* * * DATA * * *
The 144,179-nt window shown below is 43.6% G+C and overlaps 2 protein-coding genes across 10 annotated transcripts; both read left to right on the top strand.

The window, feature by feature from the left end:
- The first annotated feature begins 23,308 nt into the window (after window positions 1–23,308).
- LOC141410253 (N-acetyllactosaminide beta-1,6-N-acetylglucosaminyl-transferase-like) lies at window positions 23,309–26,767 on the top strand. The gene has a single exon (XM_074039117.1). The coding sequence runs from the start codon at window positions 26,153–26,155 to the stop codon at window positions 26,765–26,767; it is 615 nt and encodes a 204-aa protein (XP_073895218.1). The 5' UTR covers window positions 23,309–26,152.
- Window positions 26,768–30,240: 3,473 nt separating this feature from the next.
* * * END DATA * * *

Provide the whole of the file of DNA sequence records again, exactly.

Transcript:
The 144,179-nt window shown below is 43.6% G+C and overlaps 2 protein-coding genes across 10 annotated transcripts; both read left to right on the top strand.

The window, feature by feature from the left end:
- The first annotated feature begins 23,308 nt into the window (after window positions 1–23,308).
- LOC141410253 (N-acetyllactosaminide beta-1,6-N-acetylglucosaminyl-transferase-like) lies at window positions 23,309–26,767 on the top strand. The gene has a single exon (XM_074039117.1). The coding sequence runs from the start codon at window positions 26,153–26,155 to the stop codon at window positions 26,765–26,767; it is 615 nt and encodes a 204-aa protein (XP_073895218.1). The 5' UTR covers window positions 23,309–26,152.
- Window positions 26,768–30,240: 3,473 nt separating this feature from the next.